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As I lay dying of boredom the other day, the news came to the rescue. Harris Faulkner, a Fox News anchor, sued Hasbro, Inc. for false endorsement and unfair competition as well as violation of her publicity rights because Hasbro has created, manufactured, and distributed a toy that bears her name without her authorization and over her objection. Ms. Faulkner alleges that doing so has created the misimpression that she is associated with, sponsors, or endorses Hasbro's products and has infringed her right to control her name and likeness.
Ms. Faulkner enjoys a successful career as a journalist, author, motivational speaker, and news anchor. The complaint describes her numerous awards, achievements, and accolades.
Benson Detwyler & Harris Faulkner are the names Hasbro bestowed on toys from its Littlest Pet Shop series sold together as "a pet and his little pet friend." On Amazon, the product details explain that Hasbro's Benson Detwyler is a terrier and Harris Faulkner is a hamster. This is an unlikely pairing. I don't know many terriers who keep hamstersâ¦ as petsâ¦. or for long. If you left the animals alone together in real life, you might have a hamster one minute, and not-a-hamster the next.
[caption id="attachment_5850" align="aligncenter" width="402"]Terriers and hamsters: bosom buddies or natural enemies?[/caption]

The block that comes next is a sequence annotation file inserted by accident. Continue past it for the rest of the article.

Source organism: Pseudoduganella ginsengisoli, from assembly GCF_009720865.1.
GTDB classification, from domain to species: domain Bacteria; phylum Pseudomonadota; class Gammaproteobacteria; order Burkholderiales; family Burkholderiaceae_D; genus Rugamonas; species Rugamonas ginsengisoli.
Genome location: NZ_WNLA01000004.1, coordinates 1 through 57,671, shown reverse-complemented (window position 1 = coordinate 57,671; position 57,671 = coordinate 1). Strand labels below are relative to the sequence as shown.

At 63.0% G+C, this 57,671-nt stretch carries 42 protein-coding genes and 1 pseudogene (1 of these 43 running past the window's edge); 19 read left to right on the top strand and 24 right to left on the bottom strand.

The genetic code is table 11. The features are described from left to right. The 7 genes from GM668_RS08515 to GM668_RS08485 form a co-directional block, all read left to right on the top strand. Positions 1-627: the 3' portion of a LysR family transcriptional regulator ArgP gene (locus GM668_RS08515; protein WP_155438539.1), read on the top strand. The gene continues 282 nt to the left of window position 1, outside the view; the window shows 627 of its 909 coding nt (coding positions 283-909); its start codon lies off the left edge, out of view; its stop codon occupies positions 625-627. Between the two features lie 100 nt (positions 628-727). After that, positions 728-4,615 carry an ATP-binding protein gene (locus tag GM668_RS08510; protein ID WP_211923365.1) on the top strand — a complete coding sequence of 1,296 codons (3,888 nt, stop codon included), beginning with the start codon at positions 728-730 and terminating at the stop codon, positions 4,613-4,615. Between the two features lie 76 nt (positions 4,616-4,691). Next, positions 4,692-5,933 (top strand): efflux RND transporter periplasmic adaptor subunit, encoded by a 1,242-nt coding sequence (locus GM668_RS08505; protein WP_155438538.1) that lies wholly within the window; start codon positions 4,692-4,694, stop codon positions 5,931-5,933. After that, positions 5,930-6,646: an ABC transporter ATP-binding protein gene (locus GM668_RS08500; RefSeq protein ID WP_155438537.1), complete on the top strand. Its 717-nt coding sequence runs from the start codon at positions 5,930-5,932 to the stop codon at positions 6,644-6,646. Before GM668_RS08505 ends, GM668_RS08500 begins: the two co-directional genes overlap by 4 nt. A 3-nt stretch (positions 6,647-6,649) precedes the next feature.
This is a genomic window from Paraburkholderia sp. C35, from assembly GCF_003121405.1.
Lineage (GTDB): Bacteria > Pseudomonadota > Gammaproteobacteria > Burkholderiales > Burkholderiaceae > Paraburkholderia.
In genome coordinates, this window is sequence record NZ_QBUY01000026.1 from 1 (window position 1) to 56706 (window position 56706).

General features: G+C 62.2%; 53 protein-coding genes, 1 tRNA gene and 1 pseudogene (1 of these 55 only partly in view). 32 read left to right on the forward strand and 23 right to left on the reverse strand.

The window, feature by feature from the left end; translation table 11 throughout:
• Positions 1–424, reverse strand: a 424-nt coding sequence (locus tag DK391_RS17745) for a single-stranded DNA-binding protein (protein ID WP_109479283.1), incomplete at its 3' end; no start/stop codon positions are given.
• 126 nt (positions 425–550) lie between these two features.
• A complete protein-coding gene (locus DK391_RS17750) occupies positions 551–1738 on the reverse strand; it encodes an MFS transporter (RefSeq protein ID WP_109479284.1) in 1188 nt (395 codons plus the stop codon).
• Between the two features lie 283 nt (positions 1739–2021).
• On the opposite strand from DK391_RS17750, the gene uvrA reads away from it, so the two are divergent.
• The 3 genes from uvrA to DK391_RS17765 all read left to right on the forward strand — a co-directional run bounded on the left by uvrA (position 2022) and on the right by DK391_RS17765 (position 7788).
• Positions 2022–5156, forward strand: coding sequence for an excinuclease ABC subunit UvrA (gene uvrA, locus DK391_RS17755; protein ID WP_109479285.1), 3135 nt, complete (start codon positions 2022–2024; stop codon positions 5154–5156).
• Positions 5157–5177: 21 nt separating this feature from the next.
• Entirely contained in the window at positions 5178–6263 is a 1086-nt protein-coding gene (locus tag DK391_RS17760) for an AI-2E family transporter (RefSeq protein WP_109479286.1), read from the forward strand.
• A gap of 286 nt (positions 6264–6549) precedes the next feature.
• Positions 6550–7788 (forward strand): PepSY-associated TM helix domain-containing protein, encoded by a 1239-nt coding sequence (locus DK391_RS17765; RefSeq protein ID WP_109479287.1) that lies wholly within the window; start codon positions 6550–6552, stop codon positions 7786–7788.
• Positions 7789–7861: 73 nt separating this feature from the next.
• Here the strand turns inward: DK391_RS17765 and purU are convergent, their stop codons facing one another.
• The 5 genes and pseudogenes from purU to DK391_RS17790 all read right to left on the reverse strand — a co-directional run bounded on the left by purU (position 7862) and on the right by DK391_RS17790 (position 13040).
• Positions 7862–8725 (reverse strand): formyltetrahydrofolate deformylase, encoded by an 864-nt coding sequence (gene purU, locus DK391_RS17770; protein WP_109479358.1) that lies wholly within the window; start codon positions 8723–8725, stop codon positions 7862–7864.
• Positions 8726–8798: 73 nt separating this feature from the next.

This case provides us with yet an another opportunity to observe the intersection between trademark rights and publicity rights. As you know from previous posts here and here , personal names may be registered as trademarks and celebrities often opt for this form of protection. Here, Ms. Faulkner does not claim trademark rights in her name for use in connection with commercial products. In fact, she explains that journalistic integrity and her employment contract prevent her from doing so and she objects to Hasbro's attempt to claim such rights. Hasbro uses the "TM" to signal its claim to common law trademark rights in the toys' names, including "Harris Faulkner." Ms. Faulkner alleges that this causes the public to believe there is some connection between her and Hasbro or its products and that this constitutes unfair competition under the Lanham Act. Ms. Faulkner's complaint claims she has evidence of actual confusion among consumers wondering whether she sponsored or approved of the toy product.
Next, Ms. Faulkner claims that Hasbro misappropriated her name and likeness for its own commercial interests without her consent, which violates her publicity rights. Ms. Faulkner objects that portraying her as a rodent is demeaning and insulting and that use of her name for this purpose damages her credibility and the value of her name and persona. Was Hasbro's selection of a name coincidence or intentional?
Other toys in the Little Pet Shop product line bear unusual personal names (like Otis Beasley for a beagle and Harriet Grand for a hippo). "Harris Faulkner" is such an unusual name that it is difficult to believe Hasbro selected it without reference to Ms. Faulkner, who has been on national television for over a decade.
At the same time, the complaint's allegations that Hasbro is otherwise trying to capitalize on Ms. Faulkner's likeness are a little hard to swallow. The complaint alleges that the hamster is designed to resemble her appearance by virtue of the toy's "complexion, the shape of its eyes, and the design of its eye makeup." Judge for yourself:
I don't think the toy resembles a hamster or Ms. Faulkner.
This seems like a case that should settle. Here's hoping the parties are able to put the case to rest quickly.
 Careful; choking hazard! Just like Hasbro's package warning about the toy hamster.